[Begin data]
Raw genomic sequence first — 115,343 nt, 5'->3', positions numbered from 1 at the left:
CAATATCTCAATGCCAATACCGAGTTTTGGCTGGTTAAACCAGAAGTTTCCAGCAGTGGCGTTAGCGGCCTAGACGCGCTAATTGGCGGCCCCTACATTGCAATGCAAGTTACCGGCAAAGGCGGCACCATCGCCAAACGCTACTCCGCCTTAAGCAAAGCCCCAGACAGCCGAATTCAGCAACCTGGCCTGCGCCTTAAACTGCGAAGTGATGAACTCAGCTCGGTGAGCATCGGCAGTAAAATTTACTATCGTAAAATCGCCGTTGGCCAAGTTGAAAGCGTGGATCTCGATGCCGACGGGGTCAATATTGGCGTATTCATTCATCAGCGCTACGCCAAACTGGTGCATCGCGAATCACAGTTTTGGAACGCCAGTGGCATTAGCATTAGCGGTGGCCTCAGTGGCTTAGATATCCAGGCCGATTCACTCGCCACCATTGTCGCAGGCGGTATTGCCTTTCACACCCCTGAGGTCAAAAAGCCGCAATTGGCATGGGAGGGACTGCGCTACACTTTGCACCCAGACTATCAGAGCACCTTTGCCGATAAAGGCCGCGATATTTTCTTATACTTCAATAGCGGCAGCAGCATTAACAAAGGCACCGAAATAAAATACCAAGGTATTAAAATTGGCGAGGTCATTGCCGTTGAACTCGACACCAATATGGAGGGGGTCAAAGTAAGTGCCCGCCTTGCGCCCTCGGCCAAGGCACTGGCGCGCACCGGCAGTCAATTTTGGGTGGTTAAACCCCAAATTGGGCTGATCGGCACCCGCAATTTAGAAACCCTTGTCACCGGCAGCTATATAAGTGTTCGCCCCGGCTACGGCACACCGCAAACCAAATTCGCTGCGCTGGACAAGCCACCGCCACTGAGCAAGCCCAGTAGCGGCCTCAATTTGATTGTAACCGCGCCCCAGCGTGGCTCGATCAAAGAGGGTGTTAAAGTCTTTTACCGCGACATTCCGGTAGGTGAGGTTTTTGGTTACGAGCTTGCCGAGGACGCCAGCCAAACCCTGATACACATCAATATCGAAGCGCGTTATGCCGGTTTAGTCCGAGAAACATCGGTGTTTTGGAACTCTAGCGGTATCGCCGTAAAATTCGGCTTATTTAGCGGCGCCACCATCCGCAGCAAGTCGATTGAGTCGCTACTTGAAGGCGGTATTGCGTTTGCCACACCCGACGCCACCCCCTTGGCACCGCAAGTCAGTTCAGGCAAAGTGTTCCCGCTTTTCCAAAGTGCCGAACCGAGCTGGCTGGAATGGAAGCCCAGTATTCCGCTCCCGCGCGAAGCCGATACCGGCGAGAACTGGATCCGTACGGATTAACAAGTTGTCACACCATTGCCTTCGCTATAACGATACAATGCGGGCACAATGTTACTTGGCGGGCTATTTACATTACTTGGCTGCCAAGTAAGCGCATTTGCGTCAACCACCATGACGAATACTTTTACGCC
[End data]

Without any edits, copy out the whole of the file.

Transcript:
Raw genomic sequence first — 115,343 nt, 5'->3', positions numbered from 1 at the left:
CAATATCTCAATGCCAATACCGAGTTTTGGCTGGTTAAACCAGAAGTTTCCAGCAGTGGCGTTAGCGGCCTAGACGCGCTAATTGGCGGCCCCTACATTGCAATGCAAGTTACCGGCAAAGGCGGCACCATCGCCAAACGCTACTCCGCCTTAAGCAAAGCCCCAGACAGCCGAATTCAGCAACCTGGCCTGCGCCTTAAACTGCGAAGTGATGAACTCAGCTCGGTGAGCATCGGCAGTAAAATTTACTATCGTAAAATCGCCGTTGGCCAAGTTGAAAGCGTGGATCTCGATGCCGACGGGGTCAATATTGGCGTATTCATTCATCAGCGCTACGCCAAACTGGTGCATCGCGAATCACAGTTTTGGAACGCCAGTGGCATTAGCATTAGCGGTGGCCTCAGTGGCTTAGATATCCAGGCCGATTCACTCGCCACCATTGTCGCAGGCGGTATTGCCTTTCACACCCCTGAGGTCAAAAAGCCGCAATTGGCATGGGAGGGACTGCGCTACACTTTGCACCCAGACTATCAGAGCACCTTTGCCGATAAAGGCCGCGATATTTTCTTATACTTCAATAGCGGCAGCAGCATTAACAAAGGCACCGAAATAAAATACCAAGGTATTAAAATTGGCGAGGTCATTGCCGTTGAACTCGACACCAATATGGAGGGGGTCAAAGTAAGTGCCCGCCTTGCGCCCTCGGCCAAGGCACTGGCGCGCACCGGCAGTCAATTTTGGGTGGTTAAACCCCAAATTGGGCTGATCGGCACCCGCAATTTAGAAACCCTTGTCACCGGCAGCTATATAAGTGTTCGCCCCGGCTACGGCACACCGCAAACCAAATTCGCTGCGCTGGACAAGCCACCGCCACTGAGCAAGCCCAGTAGCGGCCTCAATTTGATTGTAACCGCGCCCCAGCGTGGCTCGATCAAAGAGGGTGTTAAAGTCTTTTACCGCGACATTCCGGTAGGTGAGGTTTTTGGTTACGAGCTTGCCGAGGACGCCAGCCAAACCCTGATACACATCAATATCGAAGCGCGTTATGCCGGTTTAGTCCGAGAAACATCGGTGTTTTGGAACTCTAGCGGTATCGCCGTAAAATTCGGCTTATTTAGCGGCGCCACCATCCGCAGCAAGTCGATTGAGTCGCTACTTGAAGGCGGTATTGCGTTTGCCACACCCGACGCCACCCCCTTGGCACCGCAAGTCAGTTCAGGCAAAGTGTTCCCGCTTTTCCAAAGTGCCGAACCGAGCTGGCTGGAATGGAAGCCCAGTATTCCGCTCCCGCGCGAAGCCGATACCGGCGAGAACTGGATCCGTACGGATTAACAAGTTGTCACACCATTGCCTTCGCTATAACGATACAATGCGGGCACAATGTTACTTGGCGGGCTATTTACATTACTTGGCTGCCAAGTAAGCGCATTTGCGTCAACCACCATGACGAATACTTTTACGCC